James Reilly to teach Photographic Print Process ID at UVa
[ 30 January 2008 ] James M. Reilly, the Director of the Image Permanence Institute (IPI) at the Rochester Institute of Technology (RIT) will teach a new course on The Identification of Photographic Print Processes, assisted by Ryan Boatright (also of the IPI). The course will offer instruction in the identification and dating of all the major photographic print processes. It will also touch on the evolution of photograph technology, considering the major processes in chronological order. For a full description, consult the I-35 course page.
Rare Book School now has a Facebook group
[ 31 October 2007 ] Rare Book School has recently formed a group on Facebook, the online social networking site that allows members to share news and announcements, photographs, contact information and more. With a growing demographic that includes working professionals and students, Facebook has become a useful tool for staying in touch with both friends and colleagues. For more information about Facebook, visit the Facebook home page or see the Rare Book School group page.
As an RBS group member, you will receive the latest updates from RBS in your newsfeed. Members can upload and tag photos, share links and videos, post shout-outs on our wall, participate on our discussion board, and even poke Terry Belanger. This is an open group, which means any Facebook member can join and invite others to join. Nominations for group officers are welcome!
The RBS website (where you are now) will remain the primary site for information about the school and its activities, but Facebook groups tend to develop a life of their own. We hope students will find the group useful in connecting with each other outside of class. Now if you lose your Vade Mecum, you'll have a place to ask where the nearest laundromat is!
Anybody seen my hammer?
[ 19 March 2007 ] In 1997, RBS acquired a stack of printed but unbound folio sheets intended to make several volumes of early c19 British House of Commons committee reports. The sheets were roughly folded for storage shortly after printing in bunches of several gatherings each, and then warehoused. If the books had been bound shortly after the dampened sheets were printed, the binder would as usual have had to flatten out the bunches and refold the individual sheets more accurately, in order to even up the gutters and get the text pages squarely one on top of the next (the imposition is folio in 2s). He would then have had to beat the folded sheets with a binder's hammer, several gatherings at a time, in order to consolidate them and make them lie flat and snug, one next to another.
The beating process is illustrated in one of the copper-plate engravings accompanying the bookbinding entry in Diderot's Encyclopédie (Paris 1751-65), a relevant detail from which is reproduced here. We're looking for an actual example of a hand-press-period binder's hammer used for this purpose, the earlier the better: does anyone know anyone who has one? If so, please email < > with information about it.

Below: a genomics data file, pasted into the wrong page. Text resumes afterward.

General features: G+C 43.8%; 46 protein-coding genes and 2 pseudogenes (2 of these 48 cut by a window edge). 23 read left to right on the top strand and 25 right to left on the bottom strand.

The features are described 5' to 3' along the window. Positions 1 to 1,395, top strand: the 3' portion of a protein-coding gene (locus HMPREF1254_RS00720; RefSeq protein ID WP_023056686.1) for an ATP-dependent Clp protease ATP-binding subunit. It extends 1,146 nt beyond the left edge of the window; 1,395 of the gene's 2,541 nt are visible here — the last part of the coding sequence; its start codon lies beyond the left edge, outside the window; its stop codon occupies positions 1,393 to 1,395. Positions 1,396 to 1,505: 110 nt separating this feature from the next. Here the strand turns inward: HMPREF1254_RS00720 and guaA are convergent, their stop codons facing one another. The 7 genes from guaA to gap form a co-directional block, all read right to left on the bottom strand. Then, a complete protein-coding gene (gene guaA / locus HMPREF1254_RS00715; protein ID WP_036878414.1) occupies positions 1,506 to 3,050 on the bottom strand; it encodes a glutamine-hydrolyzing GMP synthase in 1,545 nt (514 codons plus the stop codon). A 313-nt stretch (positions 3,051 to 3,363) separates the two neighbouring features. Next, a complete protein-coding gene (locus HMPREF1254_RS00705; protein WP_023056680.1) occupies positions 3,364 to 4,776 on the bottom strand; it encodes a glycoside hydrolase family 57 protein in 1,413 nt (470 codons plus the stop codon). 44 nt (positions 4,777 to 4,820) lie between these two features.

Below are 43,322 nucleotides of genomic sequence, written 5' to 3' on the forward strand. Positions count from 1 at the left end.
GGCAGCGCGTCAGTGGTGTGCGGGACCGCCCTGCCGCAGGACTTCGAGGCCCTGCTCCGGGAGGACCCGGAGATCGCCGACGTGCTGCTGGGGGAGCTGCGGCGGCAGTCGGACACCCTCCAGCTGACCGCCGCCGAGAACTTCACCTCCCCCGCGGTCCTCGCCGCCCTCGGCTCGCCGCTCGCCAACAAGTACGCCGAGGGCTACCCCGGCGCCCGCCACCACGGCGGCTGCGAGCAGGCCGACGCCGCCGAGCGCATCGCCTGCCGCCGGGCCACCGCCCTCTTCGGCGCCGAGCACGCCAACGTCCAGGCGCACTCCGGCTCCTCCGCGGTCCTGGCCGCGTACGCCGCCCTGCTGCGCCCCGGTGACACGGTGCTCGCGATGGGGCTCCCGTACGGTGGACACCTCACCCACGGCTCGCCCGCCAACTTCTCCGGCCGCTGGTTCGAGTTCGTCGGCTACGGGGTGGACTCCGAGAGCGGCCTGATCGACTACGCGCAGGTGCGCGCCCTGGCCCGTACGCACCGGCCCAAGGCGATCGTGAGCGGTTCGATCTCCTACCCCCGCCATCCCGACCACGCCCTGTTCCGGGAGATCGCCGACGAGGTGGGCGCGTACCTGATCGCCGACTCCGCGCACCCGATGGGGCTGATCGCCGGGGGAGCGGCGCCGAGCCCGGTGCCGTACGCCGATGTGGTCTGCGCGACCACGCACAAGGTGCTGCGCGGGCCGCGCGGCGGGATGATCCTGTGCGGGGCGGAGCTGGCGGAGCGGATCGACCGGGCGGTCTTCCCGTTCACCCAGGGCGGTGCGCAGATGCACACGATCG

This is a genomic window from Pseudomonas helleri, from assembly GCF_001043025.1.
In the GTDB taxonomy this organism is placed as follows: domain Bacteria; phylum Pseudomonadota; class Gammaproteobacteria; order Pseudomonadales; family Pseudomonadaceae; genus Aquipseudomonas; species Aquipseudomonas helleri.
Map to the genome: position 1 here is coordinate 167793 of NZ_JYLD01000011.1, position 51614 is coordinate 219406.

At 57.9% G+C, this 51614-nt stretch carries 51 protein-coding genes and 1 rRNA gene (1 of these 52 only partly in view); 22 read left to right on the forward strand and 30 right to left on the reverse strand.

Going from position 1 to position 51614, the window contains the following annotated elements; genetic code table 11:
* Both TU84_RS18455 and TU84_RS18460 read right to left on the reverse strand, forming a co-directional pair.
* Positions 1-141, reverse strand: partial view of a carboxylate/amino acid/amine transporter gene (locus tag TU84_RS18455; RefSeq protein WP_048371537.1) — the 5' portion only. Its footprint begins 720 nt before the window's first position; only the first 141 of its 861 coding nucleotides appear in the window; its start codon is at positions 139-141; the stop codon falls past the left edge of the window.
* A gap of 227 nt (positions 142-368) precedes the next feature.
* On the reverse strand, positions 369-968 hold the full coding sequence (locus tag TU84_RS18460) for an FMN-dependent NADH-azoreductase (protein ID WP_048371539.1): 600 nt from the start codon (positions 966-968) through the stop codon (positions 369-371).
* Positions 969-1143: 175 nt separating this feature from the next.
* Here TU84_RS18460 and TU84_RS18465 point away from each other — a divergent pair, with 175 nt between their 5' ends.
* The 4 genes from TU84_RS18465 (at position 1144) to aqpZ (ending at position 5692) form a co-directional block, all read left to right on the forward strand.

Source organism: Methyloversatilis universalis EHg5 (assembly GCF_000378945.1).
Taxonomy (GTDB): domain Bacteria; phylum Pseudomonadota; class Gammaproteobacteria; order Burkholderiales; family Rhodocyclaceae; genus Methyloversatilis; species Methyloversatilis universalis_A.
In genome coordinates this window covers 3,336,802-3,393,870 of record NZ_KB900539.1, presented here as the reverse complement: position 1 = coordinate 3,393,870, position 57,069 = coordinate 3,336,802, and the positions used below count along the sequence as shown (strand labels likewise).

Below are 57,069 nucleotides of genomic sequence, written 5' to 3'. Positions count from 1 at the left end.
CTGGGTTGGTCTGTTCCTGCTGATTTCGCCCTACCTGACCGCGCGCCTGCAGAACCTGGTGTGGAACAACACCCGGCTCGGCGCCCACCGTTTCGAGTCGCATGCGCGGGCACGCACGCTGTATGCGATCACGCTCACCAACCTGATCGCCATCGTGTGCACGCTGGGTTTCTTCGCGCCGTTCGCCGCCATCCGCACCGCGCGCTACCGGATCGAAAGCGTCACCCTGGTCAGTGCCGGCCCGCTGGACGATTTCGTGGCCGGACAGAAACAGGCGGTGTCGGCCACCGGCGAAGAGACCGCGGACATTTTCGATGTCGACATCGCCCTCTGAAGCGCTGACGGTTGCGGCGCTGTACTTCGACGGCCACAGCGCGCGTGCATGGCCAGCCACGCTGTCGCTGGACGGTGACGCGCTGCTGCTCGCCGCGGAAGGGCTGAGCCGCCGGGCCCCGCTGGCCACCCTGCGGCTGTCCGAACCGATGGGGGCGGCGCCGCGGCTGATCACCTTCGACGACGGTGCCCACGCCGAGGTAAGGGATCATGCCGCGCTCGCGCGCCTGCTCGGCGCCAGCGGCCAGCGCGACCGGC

There is an excellent picture of a binder's hammer on the Mainz Gutenberg Museum website. The head of the hammer, presumably made of (cast?) iron, is probably similar to what the Encyclopédie artist drew, but his copper-plate engraver (who might not himself have been familiar with the object depicted) misread some of the detail.
Zaehnsdorf's “Art of Bookbinding” (1897) also shows a picture of a beating hammer.
Here is a description of the beating process, from George Cowie's Bookbinder's manual (London, c. 1828; facsimile edition [ed. Sidney F. Huttner, NY: Garland Publishing, Inc., 1990] as the second of Two early c19 bookbinding manuals):
Such books as are intended for the process of beating, require a large stone, with a smooth surface, and a hammer (somewhat in the shape of a bell) weighing from twelve to fourteen pounds; having these in readiness, the books are beat in the following manner: — About a dozen sheets (or sections) are held at a time, between, and near, the ends of the fingers and thumb of the left hand, while with the right hand the hammer is raised about a foot, and must fall with rather more than its own weight on the edges of the sections, which should be continually moved round, turned over, and changed, in order that they may be equally beat. During this process, the sections should be occasionally examined, to ascertain whether they have set off; if such be the case, they should have no more beating. If the work have cuts, a leaf of tissue paper should be placed between these and the letter-press. [pp. 8-9]
Contemporary bookbinding manuals like this one are an important source of information about the techniques of hand-press-period forwarding — that is, the process of folding, beating, and sewing the sheets, and attaching the boards or other covering material, before finishing — that is, decorating — takes place.